In his letter to the Christians at Rome, Saint Paul suggested that an ethical life of compassion, service, peace, and justice is the single form of worship that God desires. According to Paul, it is the only form of worship that God deems good, acceptable and perfect.

I appeal to you therefore, brothers and sisters, by the mercies of God, to present your bodies as a living sacrifice, holy and acceptable to God, which is your spiritual worship. Do not be conformed to this world, but be transformed by the renewing of your minds, so that you may discern what is the will of God—what is good and acceptable and perfect. (Romans 12:1-2)

Here is how Eugene Patterson paraphrases these two verses:

So here’s what I want you to do, God helping you: Take your everyday, ordinary life—your sleeping, eating, going-to-work, and walking-around life—and place it before God as an offering. Embracing what God does for you is the best thing you can do for him. Don’t become so well-adjusted to your culture that you fit into it without even thinking. Instead, fix your attention on God. You’ll be changed from the inside out. Readily recognize what he wants from you, and quickly respond to it. Unlike the culture around you, always dragging you down to its level of immaturity, God brings the best out of you, develops well-formed maturity in you.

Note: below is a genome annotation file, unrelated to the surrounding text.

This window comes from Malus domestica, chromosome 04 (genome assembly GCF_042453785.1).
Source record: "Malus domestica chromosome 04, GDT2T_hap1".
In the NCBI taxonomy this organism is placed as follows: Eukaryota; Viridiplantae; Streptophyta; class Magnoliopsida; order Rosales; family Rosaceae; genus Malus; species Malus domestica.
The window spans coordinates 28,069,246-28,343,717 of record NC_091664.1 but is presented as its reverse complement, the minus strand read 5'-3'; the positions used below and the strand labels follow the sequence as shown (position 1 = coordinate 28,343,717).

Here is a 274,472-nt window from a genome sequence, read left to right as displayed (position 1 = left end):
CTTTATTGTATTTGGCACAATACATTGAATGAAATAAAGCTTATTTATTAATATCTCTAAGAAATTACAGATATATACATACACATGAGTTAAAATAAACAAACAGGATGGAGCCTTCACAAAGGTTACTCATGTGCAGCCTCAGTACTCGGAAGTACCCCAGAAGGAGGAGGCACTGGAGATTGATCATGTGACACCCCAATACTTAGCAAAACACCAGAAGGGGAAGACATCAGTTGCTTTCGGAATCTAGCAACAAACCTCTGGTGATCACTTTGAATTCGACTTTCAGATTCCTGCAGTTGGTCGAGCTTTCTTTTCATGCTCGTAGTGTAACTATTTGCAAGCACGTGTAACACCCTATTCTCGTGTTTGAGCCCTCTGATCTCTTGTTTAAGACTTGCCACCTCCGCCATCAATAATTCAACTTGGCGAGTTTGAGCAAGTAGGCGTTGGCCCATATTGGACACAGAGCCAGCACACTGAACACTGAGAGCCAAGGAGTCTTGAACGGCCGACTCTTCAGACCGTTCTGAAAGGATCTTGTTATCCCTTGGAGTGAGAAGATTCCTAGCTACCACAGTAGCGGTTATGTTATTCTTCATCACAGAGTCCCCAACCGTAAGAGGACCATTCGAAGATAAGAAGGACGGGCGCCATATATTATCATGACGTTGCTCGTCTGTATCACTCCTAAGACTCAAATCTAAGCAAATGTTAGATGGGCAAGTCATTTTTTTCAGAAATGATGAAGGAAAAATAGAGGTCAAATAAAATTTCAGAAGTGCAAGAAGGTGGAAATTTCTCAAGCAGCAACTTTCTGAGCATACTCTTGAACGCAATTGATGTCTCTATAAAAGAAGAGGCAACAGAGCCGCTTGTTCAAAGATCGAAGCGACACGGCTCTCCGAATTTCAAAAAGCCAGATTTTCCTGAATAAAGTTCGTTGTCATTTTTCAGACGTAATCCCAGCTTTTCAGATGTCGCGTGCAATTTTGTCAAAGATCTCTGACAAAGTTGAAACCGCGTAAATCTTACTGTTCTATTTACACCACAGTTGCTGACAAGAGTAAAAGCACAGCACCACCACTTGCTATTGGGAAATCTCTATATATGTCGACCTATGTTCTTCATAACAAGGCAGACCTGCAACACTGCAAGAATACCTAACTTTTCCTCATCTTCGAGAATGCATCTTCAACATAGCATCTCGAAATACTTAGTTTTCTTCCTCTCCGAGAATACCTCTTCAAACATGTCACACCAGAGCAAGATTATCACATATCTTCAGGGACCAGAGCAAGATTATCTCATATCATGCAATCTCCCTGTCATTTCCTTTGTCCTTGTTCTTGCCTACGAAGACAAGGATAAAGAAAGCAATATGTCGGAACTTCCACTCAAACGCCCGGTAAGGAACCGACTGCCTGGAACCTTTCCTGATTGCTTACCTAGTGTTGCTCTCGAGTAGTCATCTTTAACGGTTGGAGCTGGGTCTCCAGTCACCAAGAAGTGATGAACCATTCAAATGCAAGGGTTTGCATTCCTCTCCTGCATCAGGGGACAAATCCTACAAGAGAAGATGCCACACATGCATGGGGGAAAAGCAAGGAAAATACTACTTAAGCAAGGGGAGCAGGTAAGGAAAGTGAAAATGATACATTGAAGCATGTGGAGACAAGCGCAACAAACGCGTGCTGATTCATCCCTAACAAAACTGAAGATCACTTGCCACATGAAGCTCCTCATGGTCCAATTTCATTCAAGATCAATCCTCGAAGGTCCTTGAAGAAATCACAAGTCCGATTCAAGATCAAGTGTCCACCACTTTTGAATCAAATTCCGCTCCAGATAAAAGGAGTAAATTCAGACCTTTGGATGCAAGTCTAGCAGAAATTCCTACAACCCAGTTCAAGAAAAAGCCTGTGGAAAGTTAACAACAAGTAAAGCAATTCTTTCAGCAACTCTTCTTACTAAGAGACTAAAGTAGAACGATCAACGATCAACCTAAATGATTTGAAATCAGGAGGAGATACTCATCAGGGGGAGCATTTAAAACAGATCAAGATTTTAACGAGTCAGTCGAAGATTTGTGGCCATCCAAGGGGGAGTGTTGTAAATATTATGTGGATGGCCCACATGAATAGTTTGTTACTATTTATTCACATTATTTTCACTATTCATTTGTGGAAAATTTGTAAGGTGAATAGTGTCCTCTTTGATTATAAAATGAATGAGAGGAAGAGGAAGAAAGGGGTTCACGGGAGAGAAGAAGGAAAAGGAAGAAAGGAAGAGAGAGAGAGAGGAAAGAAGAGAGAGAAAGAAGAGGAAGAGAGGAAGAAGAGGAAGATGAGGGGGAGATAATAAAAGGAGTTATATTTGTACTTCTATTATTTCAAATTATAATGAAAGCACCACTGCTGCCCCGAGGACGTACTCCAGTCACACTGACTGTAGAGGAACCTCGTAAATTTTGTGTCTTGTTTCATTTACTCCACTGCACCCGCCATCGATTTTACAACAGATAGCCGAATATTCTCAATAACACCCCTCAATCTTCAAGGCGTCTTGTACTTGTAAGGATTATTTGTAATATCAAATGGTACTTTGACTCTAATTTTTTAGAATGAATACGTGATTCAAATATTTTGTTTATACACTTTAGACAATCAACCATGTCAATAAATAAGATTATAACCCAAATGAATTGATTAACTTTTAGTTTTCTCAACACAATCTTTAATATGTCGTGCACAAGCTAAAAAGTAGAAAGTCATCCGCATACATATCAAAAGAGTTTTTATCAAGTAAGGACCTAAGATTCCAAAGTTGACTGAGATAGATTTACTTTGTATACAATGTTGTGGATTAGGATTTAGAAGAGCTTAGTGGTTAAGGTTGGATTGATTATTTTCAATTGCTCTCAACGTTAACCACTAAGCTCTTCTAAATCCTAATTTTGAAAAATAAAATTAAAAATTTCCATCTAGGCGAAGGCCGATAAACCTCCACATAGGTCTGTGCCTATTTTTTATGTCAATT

In an unpublished essay, Dr. Lesly Massey, a Disciple of Christ pastor in Dallas, Texas, quoted Ernst Käsemann (1906-1998), an eminent Lutheran theologian who was a part of the Confessing Church in Germany during the reign of Adolf Hitler. Käsemann, who after World War II spurred a renewed quest to understand the historical Jesus, saw in Romans 12:1 an unequivocal summary of Paul’s view of worship as a follower of Christ.

Christian worship does not consist of what is practiced at sacred sites, at sacred times, and with sacred acts. It is the offering of bodily existence in the otherwise profane sphere, as something constantly demanded. This takes place in daily life, whereby every Christian is simultaneously sacrifice and priest.

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